It was a case of ‘Heads down and on the stomach’, as they both machine gunned and bombed us. We were nearly ‘gonners’, as the bullets and shrapnel screamed by us very, very close. We picked up shrapnel pieces as big as our fists and some bigger, lousy, jagged stuff. There were about 20 planes in the attack and we had only 2 guns to engage; nevertheless we put in a claim for one plane…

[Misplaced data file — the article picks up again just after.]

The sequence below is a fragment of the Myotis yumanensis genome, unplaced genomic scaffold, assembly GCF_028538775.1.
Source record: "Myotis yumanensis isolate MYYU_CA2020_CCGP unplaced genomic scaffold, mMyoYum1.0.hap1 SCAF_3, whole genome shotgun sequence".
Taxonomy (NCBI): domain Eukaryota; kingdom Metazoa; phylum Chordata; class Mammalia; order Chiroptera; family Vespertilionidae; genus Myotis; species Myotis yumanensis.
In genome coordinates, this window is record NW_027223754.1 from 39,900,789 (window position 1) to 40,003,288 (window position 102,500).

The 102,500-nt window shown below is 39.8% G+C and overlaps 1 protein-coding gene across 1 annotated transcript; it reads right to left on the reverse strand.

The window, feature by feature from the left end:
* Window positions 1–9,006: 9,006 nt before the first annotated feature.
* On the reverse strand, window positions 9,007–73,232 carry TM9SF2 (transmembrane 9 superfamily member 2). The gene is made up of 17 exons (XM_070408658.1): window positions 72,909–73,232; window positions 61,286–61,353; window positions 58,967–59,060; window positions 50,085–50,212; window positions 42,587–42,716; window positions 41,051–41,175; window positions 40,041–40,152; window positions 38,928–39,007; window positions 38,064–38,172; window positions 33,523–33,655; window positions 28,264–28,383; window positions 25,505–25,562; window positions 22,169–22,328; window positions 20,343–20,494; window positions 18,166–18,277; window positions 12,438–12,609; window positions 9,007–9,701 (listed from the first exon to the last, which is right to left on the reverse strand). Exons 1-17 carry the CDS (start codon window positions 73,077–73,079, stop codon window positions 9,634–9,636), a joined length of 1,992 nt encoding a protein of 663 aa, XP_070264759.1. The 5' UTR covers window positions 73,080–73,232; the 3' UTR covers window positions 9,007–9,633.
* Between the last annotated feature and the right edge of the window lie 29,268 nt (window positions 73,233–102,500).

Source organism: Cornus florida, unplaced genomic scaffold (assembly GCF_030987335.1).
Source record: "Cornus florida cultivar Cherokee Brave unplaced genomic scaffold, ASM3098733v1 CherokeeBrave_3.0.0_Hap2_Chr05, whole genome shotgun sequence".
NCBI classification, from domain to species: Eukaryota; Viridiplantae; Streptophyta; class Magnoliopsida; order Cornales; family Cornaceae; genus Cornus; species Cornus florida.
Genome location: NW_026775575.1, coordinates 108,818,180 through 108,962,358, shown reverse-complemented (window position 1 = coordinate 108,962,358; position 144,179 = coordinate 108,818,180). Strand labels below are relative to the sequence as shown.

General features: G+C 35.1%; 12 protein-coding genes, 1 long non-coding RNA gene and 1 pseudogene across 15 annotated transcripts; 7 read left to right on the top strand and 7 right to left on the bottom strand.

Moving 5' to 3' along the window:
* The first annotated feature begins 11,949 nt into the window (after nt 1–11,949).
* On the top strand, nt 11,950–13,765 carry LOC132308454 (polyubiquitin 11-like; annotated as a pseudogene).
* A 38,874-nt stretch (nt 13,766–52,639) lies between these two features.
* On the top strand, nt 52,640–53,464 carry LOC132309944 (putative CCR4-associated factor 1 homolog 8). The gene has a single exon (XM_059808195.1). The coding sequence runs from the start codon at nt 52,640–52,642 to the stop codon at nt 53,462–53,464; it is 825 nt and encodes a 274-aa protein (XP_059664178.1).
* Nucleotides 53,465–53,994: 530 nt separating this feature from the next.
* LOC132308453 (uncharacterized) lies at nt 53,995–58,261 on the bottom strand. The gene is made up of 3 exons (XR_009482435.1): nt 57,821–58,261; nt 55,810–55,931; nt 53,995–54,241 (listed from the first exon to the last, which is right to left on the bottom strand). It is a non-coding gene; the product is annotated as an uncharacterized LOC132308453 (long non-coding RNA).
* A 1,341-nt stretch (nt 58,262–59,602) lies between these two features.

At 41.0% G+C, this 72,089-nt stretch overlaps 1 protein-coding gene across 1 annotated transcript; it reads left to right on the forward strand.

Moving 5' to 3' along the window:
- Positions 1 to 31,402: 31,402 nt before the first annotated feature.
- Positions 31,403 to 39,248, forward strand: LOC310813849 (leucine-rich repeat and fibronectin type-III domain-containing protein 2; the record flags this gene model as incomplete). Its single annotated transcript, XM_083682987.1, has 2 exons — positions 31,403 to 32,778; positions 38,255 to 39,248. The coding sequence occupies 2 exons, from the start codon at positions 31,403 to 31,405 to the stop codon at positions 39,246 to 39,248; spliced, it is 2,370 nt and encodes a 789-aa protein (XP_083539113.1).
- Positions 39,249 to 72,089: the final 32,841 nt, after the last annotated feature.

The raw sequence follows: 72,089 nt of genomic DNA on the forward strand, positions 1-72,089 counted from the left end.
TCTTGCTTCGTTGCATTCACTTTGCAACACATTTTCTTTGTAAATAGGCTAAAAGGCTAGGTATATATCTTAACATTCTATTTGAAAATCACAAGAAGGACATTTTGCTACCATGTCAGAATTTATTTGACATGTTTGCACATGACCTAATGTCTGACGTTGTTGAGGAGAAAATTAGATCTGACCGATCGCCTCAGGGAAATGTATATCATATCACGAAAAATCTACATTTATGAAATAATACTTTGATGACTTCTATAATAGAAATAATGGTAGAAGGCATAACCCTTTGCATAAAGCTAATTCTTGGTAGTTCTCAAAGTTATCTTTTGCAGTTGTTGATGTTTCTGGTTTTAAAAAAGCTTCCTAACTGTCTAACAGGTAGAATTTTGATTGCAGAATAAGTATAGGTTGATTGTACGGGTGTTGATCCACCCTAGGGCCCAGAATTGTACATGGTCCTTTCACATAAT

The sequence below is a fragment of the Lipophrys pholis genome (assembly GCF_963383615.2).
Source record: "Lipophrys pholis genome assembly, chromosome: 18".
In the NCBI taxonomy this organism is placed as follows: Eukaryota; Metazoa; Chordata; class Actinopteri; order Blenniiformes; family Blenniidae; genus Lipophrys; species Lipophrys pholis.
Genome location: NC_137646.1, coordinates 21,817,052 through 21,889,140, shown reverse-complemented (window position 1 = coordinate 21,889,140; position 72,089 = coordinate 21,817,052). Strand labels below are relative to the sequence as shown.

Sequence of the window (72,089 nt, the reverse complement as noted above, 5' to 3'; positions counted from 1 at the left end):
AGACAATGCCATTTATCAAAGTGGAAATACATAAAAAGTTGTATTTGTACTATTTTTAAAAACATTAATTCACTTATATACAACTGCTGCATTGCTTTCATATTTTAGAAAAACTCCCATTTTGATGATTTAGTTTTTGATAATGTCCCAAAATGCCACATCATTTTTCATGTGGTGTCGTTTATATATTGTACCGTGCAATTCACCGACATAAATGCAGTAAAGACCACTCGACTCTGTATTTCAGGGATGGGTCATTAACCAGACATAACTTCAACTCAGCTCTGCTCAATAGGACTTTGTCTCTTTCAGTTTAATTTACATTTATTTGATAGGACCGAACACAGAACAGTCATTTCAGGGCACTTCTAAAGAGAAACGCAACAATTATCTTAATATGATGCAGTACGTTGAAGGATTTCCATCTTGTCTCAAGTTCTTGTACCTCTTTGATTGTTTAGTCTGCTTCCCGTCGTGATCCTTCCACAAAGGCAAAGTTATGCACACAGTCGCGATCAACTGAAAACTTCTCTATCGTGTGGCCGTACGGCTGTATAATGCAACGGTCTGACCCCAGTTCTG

He sat astride it as on a horse, whilst contemplating what to do next. Just then Peter de Neumann, who was directing the guns, left the bridge immediately following the terrifying crash as the bomb hit the ship, and rushed to see where the bomb had gone. He entered the engine room, and saw Turner, far below, mounting the bomb. De Neumann immediately went to Turner’s assistance, and between them, using Turner’s trousers’ belt, secured the bomb temporarily to a stanchion.